Scarecrows, History and War

I have been reading Henry Williamson’s The Story of a Norfolk Farm in which he provides some fascinating insights into setting up a farm, but also of life in England between the wars. He writes:

I was a farmer, and farmers had scarecrows, and therefore I had a scarecrow. It was a most realistic figure of a man, bringing back the chalky fields of Picardy – although we never thought of them as cornfields above the Some. Jimmy had made the malkin of an old faded coat and a pair of grey flannel trousers, stuffed with straw. Its paper face was bleached with the sun, and whenever I had seen it, suddenly, as I had been rolling the Hang High field, it had given me a start. The legs were rounded, as though swelled. It looked like something that had died in that position, in a warning attitude, its arms spread out, its shattered head thrown back. Jimmy had been too realistic. The malkin should have conveyed a sense of the comic. Its clothes should have flapped on it. It should have grinned, with a mangold for face, a pipe, and an old shapeless hat, with hair of hay or straw. It was not a scarecrow; it was a reminder of things that had been forgotten, and were likely to happen again, unless men began to think differently, with the clarity and logic of genius.

This was written in 1938, so bears the weight of the storm of another war approaching, but it is fascinating on several levels.

Shouldn’t a scarecrow  by definition, be scary? Williamson was not a countryman, but one who took to the countryside after the horrors of World War I, a means of escaping the traumatic memories, so providing his own therapy to his own version of shell shock. But the true countryman – presumably not a war veteran, portrayed the scarecrow as it seems to have been intended, as a man to protect the crops. Yet there are other readings, as my dictionary describes a malkin in Shakespeare as a ‘dirty or lewd woman, a cat, a mop, or in Scotland, a hare, which is a beast with strong Christian and folkloric connections.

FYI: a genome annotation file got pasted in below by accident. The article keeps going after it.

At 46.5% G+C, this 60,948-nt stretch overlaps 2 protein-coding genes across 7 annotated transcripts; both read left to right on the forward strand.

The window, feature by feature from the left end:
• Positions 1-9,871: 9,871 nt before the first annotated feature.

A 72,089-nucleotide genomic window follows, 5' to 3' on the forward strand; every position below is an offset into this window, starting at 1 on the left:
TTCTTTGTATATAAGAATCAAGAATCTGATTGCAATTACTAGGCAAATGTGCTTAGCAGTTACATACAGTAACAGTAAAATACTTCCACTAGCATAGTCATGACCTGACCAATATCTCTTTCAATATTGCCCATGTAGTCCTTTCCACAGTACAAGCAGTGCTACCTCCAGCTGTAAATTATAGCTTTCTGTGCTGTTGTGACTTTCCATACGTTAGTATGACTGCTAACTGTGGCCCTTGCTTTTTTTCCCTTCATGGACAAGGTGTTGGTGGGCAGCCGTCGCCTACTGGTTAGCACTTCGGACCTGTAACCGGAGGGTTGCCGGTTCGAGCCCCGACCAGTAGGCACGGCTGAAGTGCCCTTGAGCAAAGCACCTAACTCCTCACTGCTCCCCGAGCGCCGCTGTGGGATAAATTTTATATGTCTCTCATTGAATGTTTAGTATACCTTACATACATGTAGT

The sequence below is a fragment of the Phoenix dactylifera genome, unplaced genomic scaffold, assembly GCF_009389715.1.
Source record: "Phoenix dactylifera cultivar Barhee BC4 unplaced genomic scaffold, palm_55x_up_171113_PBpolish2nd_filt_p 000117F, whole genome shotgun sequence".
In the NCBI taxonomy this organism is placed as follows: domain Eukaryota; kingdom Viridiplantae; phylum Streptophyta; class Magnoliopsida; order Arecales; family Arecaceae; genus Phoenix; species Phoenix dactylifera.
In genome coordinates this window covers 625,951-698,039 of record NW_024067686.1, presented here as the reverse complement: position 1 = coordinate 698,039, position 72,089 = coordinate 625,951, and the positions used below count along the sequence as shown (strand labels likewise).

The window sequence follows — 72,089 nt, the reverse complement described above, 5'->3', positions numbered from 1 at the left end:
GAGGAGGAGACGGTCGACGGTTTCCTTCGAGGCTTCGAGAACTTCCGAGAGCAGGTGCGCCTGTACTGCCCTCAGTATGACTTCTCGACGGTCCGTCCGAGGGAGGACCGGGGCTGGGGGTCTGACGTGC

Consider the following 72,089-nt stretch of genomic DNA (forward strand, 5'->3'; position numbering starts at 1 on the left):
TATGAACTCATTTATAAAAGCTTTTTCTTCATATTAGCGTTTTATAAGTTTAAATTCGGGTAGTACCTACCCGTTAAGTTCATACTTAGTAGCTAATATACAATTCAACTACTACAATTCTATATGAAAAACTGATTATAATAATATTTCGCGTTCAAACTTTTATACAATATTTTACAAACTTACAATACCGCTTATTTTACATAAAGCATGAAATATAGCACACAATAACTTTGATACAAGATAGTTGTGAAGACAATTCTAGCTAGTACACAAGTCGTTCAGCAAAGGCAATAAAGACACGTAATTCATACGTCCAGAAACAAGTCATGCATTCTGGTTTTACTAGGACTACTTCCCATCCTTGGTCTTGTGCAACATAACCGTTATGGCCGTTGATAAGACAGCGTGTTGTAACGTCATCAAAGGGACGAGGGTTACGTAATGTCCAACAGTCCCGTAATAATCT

The image he provides is genuinely scary, and has echoes of the famous image of a man shot in the Spanish Civil war holding a rifle, arms thrown back.

In the First World War trenches, the bodies of many men died were unretrievable. In James Whale’s biography he described how his first lover died on the wires above their trench but it was too dangerous to retrieve the body, so it stayed there as they moved about below. It slowly dried out, arms flapping in the wind, a ghoulish image which they still saluted as they passed. Again, this is a  coping mechanism to deal with the horrors of their daily lives. Whale is famous for directing the first Frankenstein films in Hollywood, and it is intriguing that Mary Shelly wrote Frankenstein in 1818 in the wake of the Napoleonic wars, suggesting though she lacked first hand experience of the frontline, that there was an awareness of death and the undead at the time.

But it also feeds into a whole range of folkloric practices of creating human images, whether burning effigies of enemies or lawbreakers such as Guy Fawkes, or as acts of shaming, as in Hardy’s  Mayor of Casterbridge.

It seems Williamson’s belief in the scarecrow as a comic image reflects his lack of knowledge of local folklore, that the realistic appearance of the scarecrow had to his urban mind degraded to the point of mockery, whereas in the countryside it was still intended to frighten crows, and hence people also.

The depiction of the human form was originally banned in christianity but church fathers got around this by allowing it when used as a form of proselytising, to encourage the illiterate poor to embrace their faith. This was the basis of stained glass windows depicting Bible stories, called The Bible of the Poor.

Yet in England there has long been a sturdy collection of folklore, some of which link in with church imagery. Many medieval churches depicted the cycle of life in terms of agriculture, that the harvest, that death was necessary to make room for new crops, hence the Grim Reaper was the bringer of death, but also part of the natural cycle. If others had not died, then the observer could not exist, hence the fear of death was reduced. This is at the core of the folk song John Barleycorn Must Die which was popularised by Blind Faith. Three men fro the West echoes the three kings. John – whether a king or a saint is also common. Something about the song still resonates:

This is The Scarecrow  from England’s great folk singing family,  Lal Waterstone which takes us back to a world we have lost.

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